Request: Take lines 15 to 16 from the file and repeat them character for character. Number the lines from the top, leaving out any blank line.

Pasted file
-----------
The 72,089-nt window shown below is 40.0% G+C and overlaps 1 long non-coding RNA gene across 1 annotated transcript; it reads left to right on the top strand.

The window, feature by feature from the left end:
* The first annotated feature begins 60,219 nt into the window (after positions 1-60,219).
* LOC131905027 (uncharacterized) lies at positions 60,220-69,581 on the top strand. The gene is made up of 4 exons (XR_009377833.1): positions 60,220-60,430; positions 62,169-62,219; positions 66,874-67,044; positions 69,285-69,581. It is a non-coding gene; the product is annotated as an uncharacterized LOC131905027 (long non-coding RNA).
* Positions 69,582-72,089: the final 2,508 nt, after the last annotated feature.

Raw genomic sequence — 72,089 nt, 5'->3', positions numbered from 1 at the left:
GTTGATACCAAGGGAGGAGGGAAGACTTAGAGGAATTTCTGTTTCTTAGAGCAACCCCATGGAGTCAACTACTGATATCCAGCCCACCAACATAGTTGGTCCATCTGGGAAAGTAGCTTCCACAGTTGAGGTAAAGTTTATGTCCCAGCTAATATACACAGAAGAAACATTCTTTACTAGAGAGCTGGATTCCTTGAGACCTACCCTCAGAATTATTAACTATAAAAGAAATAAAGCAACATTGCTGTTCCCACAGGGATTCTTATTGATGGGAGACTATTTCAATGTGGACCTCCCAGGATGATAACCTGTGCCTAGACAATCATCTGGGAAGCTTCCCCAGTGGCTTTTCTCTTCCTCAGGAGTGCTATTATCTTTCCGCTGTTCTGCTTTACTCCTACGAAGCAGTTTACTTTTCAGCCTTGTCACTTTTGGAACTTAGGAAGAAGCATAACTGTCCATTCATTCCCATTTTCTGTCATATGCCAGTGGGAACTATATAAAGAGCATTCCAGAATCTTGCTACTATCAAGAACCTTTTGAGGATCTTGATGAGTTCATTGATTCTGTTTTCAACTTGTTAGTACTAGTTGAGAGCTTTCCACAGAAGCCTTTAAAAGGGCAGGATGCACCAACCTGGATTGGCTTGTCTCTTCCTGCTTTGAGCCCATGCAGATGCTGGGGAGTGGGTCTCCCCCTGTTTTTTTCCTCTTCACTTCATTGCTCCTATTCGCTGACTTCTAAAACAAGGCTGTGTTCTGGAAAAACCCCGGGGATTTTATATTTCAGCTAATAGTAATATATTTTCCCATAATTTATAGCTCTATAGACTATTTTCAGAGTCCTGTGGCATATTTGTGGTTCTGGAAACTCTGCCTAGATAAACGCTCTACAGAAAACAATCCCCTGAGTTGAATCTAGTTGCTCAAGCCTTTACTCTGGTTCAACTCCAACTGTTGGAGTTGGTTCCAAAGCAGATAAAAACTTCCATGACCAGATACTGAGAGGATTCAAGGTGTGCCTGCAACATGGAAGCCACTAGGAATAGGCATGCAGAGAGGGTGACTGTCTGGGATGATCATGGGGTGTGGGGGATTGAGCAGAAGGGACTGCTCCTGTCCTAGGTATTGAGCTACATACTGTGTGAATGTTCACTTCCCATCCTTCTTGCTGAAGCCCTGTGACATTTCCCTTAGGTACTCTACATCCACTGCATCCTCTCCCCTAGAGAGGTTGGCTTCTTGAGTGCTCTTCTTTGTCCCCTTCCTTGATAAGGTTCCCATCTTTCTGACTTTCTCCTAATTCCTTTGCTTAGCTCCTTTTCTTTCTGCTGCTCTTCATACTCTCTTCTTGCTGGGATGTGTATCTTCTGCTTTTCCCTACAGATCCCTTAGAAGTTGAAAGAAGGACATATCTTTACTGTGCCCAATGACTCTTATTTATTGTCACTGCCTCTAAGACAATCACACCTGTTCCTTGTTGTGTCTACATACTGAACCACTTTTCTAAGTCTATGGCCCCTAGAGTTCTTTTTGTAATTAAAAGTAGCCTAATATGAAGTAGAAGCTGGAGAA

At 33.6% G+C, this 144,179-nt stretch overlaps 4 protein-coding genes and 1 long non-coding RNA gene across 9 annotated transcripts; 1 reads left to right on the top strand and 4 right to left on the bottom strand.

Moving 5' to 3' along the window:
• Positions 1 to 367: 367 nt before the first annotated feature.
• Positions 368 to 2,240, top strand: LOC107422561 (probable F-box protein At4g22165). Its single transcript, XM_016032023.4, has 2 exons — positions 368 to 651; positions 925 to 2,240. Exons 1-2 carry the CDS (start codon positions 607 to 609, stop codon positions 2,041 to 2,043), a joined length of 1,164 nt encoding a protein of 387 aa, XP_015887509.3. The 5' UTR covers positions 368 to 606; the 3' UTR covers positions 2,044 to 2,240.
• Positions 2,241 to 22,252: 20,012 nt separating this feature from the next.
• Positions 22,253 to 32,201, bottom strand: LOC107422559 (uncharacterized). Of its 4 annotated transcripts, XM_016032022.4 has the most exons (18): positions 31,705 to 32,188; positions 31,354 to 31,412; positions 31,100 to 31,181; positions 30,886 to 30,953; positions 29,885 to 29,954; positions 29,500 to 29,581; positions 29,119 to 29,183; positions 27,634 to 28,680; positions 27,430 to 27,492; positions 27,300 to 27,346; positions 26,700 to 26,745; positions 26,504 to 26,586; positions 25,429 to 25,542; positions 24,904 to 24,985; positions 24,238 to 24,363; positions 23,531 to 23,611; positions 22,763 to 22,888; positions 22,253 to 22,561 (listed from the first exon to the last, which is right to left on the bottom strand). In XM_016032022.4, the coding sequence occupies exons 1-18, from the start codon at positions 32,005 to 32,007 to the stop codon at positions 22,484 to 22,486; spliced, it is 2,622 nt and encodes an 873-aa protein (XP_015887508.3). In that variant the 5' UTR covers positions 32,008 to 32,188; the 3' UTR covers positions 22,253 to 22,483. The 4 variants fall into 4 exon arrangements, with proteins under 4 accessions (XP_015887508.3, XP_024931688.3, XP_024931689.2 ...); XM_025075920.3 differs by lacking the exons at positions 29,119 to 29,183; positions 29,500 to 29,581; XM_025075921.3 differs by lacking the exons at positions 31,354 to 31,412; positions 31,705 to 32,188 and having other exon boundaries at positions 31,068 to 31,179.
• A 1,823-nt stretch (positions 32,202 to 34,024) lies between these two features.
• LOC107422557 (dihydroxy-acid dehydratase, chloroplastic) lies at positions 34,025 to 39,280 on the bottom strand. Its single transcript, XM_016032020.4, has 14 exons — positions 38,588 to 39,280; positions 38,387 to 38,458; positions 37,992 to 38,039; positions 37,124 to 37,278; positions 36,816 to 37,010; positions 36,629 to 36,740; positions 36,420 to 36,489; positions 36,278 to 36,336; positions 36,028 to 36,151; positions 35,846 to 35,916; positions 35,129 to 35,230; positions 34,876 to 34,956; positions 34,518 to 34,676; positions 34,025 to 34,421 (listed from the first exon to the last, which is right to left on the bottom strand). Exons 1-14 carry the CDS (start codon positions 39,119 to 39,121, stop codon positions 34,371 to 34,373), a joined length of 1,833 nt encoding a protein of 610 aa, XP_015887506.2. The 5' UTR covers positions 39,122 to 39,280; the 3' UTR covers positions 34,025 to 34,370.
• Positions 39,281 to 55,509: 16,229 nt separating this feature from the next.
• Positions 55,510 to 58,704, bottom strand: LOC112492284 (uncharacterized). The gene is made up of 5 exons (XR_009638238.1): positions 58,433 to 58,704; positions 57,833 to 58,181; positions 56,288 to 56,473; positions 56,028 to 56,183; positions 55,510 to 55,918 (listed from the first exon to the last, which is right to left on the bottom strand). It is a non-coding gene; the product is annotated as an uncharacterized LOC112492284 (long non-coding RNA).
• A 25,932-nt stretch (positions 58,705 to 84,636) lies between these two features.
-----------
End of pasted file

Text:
• LOC107422557 (dihydroxy-acid dehydratase, chloroplastic) lies at positions 34,025 to 39,280 on the bottom strand. Its single transcript, XM_016032020.4, has 14 exons — positions 38,588 to 39,280; positions 38,387 to 38,458; positions 37,992 to 38,039; positions 37,124 to 37,278; positions 36,816 to 37,010; positions 36,629 to 36,740; positions 36,420 to 36,489; positions 36,278 to 36,336; positions 36,028 to 36,151; positions 35,846 to 35,916; positions 35,129 to 35,230; positions 34,876 to 34,956; positions 34,518 to 34,676; positions 34,025 to 34,421 (listed from the first exon to the last, which is right to left on the bottom strand). Exons 1-14 carry the CDS (start codon positions 39,119 to 39,121, stop codon positions 34,371 to 34,373), a joined length of 1,833 nt encoding a protein of 610 aa, XP_015887506.2. The 5' UTR covers positions 39,122 to 39,280; the 3' UTR covers positions 34,025 to 34,370.
• Positions 39,281 to 55,509: 16,229 nt separating this feature from the next.